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Mexican skeleton gives clue to American ancestry

Genetic signature from cave remains matches that of modern Native Americans.

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The Hoyo Negro skeleton

Researchers travel to the submerged Yucatan cave where divers found the remains of an ancient girl and 26 other large mammals, including a saber-toothed tiger.

National Geographic/NOVA

The near-intact skeleton of a delicately built teenage girl, who died more than 12,000 years ago in what is today’s Mexico, could help to solve the riddle of how the Americas were first populated.

Cave divers discovered the skeleton seven years ago in a complex of flooded caverns known as Hoyo Negro, in the jungles of the Yucatan Peninsula. They called her Naia, after the naiads, the water nymphs of Greek mythology. She lies in a collapsed chamber together with the remains of 26 other large mammals, including a sabre-toothed tiger, 600 metres from the nearest sinkhole. Most of the mammals became extinct around 13,000 years ago.

Analysis of the remains, most of which are still lying in the submerged cave where they were found, suggests that modern Native Americans are the descendants of the earliest Palaeoamericans, who migrated from Siberia towards the end of the last glacial period. An alternative theory held instead that a mysterious, more recent influx had brought in new populations from Eastern Asia.

Paul Nicklen/National Geographic

Divers Alberto Nava and Susan Bird had to examine Naia's skull underwater to create a 3-D model (see video below).

“Naia, and the other animals, would have slipped through a hidden sink hole and fallen 30 metres into a shallow pool,” says palaeontologist James Chatters of Applied Paleoscience in Bothell, Washington, who led the study, published today in Science1. “There would have been no way out.” The broken pelvis of Naia’s otherwise near-perfect skeleton is likely a result of the fall, he says.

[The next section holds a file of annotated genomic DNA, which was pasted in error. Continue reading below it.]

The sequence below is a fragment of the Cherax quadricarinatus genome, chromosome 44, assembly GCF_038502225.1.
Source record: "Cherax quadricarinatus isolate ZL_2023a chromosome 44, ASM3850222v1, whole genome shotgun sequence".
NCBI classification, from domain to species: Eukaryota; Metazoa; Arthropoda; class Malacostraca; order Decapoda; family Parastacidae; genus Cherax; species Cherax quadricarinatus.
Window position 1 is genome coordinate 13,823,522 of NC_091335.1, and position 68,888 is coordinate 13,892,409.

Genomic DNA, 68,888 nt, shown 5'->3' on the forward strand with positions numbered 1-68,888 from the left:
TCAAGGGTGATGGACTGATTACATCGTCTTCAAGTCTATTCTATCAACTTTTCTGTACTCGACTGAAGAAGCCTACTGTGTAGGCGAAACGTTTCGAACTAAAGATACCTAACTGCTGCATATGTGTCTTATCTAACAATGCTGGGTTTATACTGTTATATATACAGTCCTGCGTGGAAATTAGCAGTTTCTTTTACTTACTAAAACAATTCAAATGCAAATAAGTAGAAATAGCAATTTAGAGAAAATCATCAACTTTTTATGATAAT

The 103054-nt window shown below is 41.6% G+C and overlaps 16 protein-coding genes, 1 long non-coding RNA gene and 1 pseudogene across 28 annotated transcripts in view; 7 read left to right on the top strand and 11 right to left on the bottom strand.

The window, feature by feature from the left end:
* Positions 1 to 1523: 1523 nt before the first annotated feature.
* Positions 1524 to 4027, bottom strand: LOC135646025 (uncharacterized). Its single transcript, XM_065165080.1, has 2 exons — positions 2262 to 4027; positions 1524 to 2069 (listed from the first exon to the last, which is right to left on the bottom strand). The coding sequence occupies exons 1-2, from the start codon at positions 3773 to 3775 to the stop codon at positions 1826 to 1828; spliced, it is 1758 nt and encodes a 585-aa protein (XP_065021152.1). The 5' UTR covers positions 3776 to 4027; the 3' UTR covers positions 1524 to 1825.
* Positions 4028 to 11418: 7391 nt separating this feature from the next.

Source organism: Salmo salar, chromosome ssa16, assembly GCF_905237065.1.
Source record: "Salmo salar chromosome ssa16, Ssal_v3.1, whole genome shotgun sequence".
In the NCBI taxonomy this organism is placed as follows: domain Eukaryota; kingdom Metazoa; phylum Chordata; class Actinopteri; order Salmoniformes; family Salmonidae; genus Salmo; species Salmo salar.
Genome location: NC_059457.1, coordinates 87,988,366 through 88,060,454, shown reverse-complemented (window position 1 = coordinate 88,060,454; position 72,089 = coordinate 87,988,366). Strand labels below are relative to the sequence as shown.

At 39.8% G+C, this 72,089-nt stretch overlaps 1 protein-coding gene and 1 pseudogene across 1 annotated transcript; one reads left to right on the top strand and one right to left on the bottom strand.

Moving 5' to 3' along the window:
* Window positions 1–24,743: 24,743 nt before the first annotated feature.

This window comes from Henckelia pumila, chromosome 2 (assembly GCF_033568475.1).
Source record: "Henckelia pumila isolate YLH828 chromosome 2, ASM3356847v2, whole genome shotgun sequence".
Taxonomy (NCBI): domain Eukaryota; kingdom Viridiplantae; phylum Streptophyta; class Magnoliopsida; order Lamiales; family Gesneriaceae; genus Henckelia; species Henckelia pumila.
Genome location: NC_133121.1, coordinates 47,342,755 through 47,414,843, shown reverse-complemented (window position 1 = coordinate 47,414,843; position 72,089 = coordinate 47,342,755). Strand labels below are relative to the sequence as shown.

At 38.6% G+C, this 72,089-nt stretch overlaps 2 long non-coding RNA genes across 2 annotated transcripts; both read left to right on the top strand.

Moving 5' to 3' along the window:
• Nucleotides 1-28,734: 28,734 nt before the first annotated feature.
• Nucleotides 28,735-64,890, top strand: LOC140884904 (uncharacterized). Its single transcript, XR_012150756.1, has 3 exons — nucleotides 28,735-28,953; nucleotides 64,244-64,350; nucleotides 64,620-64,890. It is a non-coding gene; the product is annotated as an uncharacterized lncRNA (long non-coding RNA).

Reconstructing Naia

It was impossible to safely recover the body from the cave location, so the research team dove to the cave and made bone measurements in situ. They placed Naia’s skull on a rotating tripod, and set a camera on a second tripod next to it. Turning the skull slowly, they snapped pictures every 20 degrees. Later the team used the photographs to reconstruct a three-dimensional image (see video at bottom).

Naia, they calculated, was approximately one and a half metres tall. Her skull, with its small, projecting, angular face and pronounced forehead, was similar to those of the earliest fossils of Paleoamericans dating from more than 10,000 years ago, most of which have been found in the Pacific Northwest. Her teeth and bone development suggest she was 15 or 16 years old.

The divers also recovered two teeth, a rib and sample of mineral deposits that had grown onto the surface of the bones. Using two independent methods to date the remains, the authors carbon-dated the tooth enamel and measured the ratio of uranium and thorium in the mineral deposits. Naia must have been between 12,000 and 13,000 years old, they concluded. The mitochondrial DNA for their genetics analysis came from one of her teeth.

DNA story

Naia's mitochondrial DNA reveals genetic signatures in common with modern Native Americans, despite her very different skull shape.

“You can never exclude that Native Americans have more than one group of ancestors,” says Chatters. But his team’s data, he points out, are consistent with the idea that Native Americans evolved from Siberian ancestors.

“It helps support the consensus view, from archaeological, genetic and linguistic evidence, that the Americas were initially peopled 15,000–20,000 years ago from Siberia,” says human geneticist Chris Tyler-Smith from the Wellcome Trust Sanger Institute near Cambridge, UK.

According to this widely held theory, the Americas were populated by Siberian ancestors who crossed the Bering land bridge that back then linked Eurasia and Alaska. The migration is thought to have started during the Pleistocene ice age — which ended around 14,000 years ago — and continued over the next several thousand years as these populations moved south.

Yet researchers have puzzled over why the more-than-10,000-year-old Palaeoamerican skulls unearthed so far have such different morphology from those in more recent finds and from modern Native Americans. Scientists wondered whether other Native American ancestors had arrived in a later migration. The new DNA results indicate that the very different skulls of modern Native Americans have evolved on North American soil.

Palaeoamerican remains are few and far between, because the nomadic tribes did not always build tombs for their dead. This is the first full skeleton to be found, and the first major set of remains to be unearthed so far south.

3-D skull reconstruction

The authors created this 3-D model of Naia's skull after scanning it underwater, in the submerged cave were it was found.

Model by Corey and Ann Jaskolski based on photographs by Roberto Chavez Arce; video by Ingemar Lundgren.

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  1. Chatters, J. C. et al. Science 344, 750754 (2014).

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